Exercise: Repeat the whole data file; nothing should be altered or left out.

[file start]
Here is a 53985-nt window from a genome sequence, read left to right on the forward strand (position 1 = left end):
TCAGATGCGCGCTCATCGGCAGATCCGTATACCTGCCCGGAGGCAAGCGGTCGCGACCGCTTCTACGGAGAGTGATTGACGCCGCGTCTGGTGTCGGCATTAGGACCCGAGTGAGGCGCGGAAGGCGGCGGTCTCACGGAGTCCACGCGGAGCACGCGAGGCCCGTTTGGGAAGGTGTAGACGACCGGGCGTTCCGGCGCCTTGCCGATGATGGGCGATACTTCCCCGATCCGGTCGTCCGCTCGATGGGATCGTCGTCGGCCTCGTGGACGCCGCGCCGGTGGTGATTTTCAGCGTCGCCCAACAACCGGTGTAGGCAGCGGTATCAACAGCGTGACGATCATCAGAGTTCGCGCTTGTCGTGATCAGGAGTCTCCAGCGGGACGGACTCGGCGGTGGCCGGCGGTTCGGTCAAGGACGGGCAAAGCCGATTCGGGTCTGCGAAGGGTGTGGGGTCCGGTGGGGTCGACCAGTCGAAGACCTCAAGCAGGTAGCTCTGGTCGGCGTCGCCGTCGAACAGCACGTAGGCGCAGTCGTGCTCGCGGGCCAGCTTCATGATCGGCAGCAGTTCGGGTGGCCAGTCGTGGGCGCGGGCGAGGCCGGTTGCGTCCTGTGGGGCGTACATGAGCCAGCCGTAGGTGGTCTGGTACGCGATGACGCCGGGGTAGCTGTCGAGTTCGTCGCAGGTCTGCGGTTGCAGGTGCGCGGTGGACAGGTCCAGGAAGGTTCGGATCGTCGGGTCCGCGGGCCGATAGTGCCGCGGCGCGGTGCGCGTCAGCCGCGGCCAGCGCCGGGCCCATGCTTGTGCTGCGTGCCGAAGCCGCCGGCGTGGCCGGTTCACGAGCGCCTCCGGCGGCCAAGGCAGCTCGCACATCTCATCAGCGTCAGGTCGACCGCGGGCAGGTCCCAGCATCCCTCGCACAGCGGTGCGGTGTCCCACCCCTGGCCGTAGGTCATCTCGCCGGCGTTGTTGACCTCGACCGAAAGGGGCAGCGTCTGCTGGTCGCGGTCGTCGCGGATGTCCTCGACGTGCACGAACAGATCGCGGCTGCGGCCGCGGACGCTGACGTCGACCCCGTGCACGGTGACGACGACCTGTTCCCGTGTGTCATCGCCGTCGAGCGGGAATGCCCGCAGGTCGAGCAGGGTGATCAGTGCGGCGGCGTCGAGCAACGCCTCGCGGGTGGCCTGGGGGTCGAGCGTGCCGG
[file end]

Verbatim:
Here is a 53985-nt window from a genome sequence, read left to right on the forward strand (position 1 = left end):
TCAGATGCGCGCTCATCGGCAGATCCGTATACCTGCCCGGAGGCAAGCGGTCGCGACCGCTTCTACGGAGAGTGATTGACGCCGCGTCTGGTGTCGGCATTAGGACCCGAGTGAGGCGCGGAAGGCGGCGGTCTCACGGAGTCCACGCGGAGCACGCGAGGCCCGTTTGGGAAGGTGTAGACGACCGGGCGTTCCGGCGCCTTGCCGATGATGGGCGATACTTCCCCGATCCGGTCGTCCGCTCGATGGGATCGTCGTCGGCCTCGTGGACGCCGCGCCGGTGGTGATTTTCAGCGTCGCCCAACAACCGGTGTAGGCAGCGGTATCAACAGCGTGACGATCATCAGAGTTCGCGCTTGTCGTGATCAGGAGTCTCCAGCGGGACGGACTCGGCGGTGGCCGGCGGTTCGGTCAAGGACGGGCAAAGCCGATTCGGGTCTGCGAAGGGTGTGGGGTCCGGTGGGGTCGACCAGTCGAAGACCTCAAGCAGGTAGCTCTGGTCGGCGTCGCCGTCGAACAGCACGTAGGCGCAGTCGTGCTCGCGGGCCAGCTTCATGATCGGCAGCAGTTCGGGTGGCCAGTCGTGGGCGCGGGCGAGGCCGGTTGCGTCCTGTGGGGCGTACATGAGCCAGCCGTAGGTGGTCTGGTACGCGATGACGCCGGGGTAGCTGTCGAGTTCGTCGCAGGTCTGCGGTTGCAGGTGCGCGGTGGACAGGTCCAGGAAGGTTCGGATCGTCGGGTCCGCGGGCCGATAGTGCCGCGGCGCGGTGCGCGTCAGCCGCGGCCAGCGCCGGGCCCATGCTTGTGCTGCGTGCCGAAGCCGCCGGCGTGGCCGGTTCACGAGCGCCTCCGGCGGCCAAGGCAGCTCGCACATCTCATCAGCGTCAGGTCGACCGCGGGCAGGTCCCAGCATCCCTCGCACAGCGGTGCGGTGTCCCACCCCTGGCCGTAGGTCATCTCGCCGGCGTTGTTGACCTCGACCGAAAGGGGCAGCGTCTGCTGGTCGCGGTCGTCGCGGATGTCCTCGACGTGCACGAACAGATCGCGGCTGCGGCCGCGGACGCTGACGTCGACCCCGTGCACGGTGACGACGACCTGTTCCCGTGTGTCATCGCCGTCGAGCGGGAATGCCCGCAGGTCGAGCAGGGTGATCAGTGCGGCGGCGTCGAGCAACGCCTCGCGGGTGGCCTGGGGGTCGAGCGTGCCGG